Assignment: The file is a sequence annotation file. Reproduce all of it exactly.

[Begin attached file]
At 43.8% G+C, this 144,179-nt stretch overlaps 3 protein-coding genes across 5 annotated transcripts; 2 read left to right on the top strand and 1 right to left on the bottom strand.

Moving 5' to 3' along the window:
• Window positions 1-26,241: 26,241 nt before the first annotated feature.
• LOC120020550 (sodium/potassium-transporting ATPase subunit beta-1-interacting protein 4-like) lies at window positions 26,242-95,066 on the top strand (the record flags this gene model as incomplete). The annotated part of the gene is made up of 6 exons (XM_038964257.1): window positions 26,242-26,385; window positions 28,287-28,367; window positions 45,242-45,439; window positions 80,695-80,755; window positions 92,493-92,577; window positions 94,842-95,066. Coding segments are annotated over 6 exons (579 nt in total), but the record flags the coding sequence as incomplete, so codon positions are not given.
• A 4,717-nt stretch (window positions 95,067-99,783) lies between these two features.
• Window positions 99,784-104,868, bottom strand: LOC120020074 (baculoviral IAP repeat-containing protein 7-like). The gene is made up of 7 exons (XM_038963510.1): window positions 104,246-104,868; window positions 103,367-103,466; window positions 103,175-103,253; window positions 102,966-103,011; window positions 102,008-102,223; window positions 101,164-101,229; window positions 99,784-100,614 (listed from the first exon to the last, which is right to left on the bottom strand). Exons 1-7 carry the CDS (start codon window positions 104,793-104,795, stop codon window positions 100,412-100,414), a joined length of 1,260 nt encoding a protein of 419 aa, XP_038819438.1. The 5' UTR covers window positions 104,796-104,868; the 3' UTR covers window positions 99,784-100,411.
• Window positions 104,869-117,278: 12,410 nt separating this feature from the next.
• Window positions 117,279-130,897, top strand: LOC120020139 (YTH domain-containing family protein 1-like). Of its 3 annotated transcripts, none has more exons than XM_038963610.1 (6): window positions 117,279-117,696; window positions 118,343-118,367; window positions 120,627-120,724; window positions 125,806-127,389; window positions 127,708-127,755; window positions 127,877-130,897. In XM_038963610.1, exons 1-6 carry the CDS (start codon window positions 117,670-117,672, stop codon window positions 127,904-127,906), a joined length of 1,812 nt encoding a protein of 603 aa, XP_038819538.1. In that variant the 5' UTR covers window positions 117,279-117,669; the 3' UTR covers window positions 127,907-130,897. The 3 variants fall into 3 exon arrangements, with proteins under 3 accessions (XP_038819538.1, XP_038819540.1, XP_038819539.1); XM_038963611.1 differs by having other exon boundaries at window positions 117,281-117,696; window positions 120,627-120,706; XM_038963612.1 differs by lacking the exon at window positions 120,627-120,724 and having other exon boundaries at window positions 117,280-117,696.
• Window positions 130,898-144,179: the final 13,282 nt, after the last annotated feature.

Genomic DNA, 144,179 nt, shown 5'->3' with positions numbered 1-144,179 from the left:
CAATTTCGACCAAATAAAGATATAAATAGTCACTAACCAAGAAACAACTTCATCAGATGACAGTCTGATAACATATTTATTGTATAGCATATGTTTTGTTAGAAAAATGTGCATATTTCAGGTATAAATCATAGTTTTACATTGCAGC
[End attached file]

At 43.8% G+C, this 144,179-nt stretch overlaps 3 protein-coding genes across 5 annotated transcripts; 2 read left to right on the top strand and 1 right to left on the bottom strand.

Moving 5' to 3' along the window:
• Window positions 1-26,241: 26,241 nt before the first annotated feature.
• LOC120020550 (sodium/potassium-transporting ATPase subunit beta-1-interacting protein 4-like) lies at window positions 26,242-95,066 on the top strand (the record flags this gene model as incomplete). The annotated part of the gene is made up of 6 exons (XM_038964257.1): window positions 26,242-26,385; window positions 28,287-28,367; window positions 45,242-45,439; window positions 80,695-80,755; window positions 92,493-92,577; window positions 94,842-95,066. Coding segments are annotated over 6 exons (579 nt in total), but the record flags the coding sequence as incomplete, so codon positions are not given.
• A 4,717-nt stretch (window positions 95,067-99,783) lies between these two features.
• Window positions 99,784-104,868, bottom strand: LOC120020074 (baculoviral IAP repeat-containing protein 7-like). The gene is made up of 7 exons (XM_038963510.1): window positions 104,246-104,868; window positions 103,367-103,466; window positions 103,175-103,253; window positions 102,966-103,011; window positions 102,008-102,223; window positions 101,164-101,229; window positions 99,784-100,614 (listed from the first exon to the last, which is right to left on the bottom strand). Exons 1-7 carry the CDS (start codon window positions 104,793-104,795, stop codon window positions 100,412-100,414), a joined length of 1,260 nt encoding a protein of 419 aa, XP_038819438.1. The 5' UTR covers window positions 104,796-104,868; the 3' UTR covers window positions 99,784-100,411.
• Window positions 104,869-117,278: 12,410 nt separating this feature from the next.
• Window positions 117,279-130,897, top strand: LOC120020139 (YTH domain-containing family protein 1-like). Of its 3 annotated transcripts, none has more exons than XM_038963610.1 (6): window positions 117,279-117,696; window positions 118,343-118,367; window positions 120,627-120,724; window positions 125,806-127,389; window positions 127,708-127,755; window positions 127,877-130,897. In XM_038963610.1, exons 1-6 carry the CDS (start codon window positions 117,670-117,672, stop codon window positions 127,904-127,906), a joined length of 1,812 nt encoding a protein of 603 aa, XP_038819538.1. In that variant the 5' UTR covers window positions 117,279-117,669; the 3' UTR covers window positions 127,907-130,897. The 3 variants fall into 3 exon arrangements, with proteins under 3 accessions (XP_038819538.1, XP_038819540.1, XP_038819539.1); XM_038963611.1 differs by having other exon boundaries at window positions 117,281-117,696; window positions 120,627-120,706; XM_038963612.1 differs by lacking the exon at window positions 120,627-120,724 and having other exon boundaries at window positions 117,280-117,696.
• Window positions 130,898-144,179: the final 13,282 nt, after the last annotated feature.

Genomic DNA, 144,179 nt, shown 5'->3' with positions numbered 1-144,179 from the left:
CAATTTCGACCAAATAAAGATATAAATAGTCACTAACCAAGAAACAACTTCATCAGATGACAGTCTGATAACATATTTATTGTATAGCATATGTTTTGTTAGAAAAATGTGCATATTTCAGGTATAAATCATAGTTTTACATTGCAGC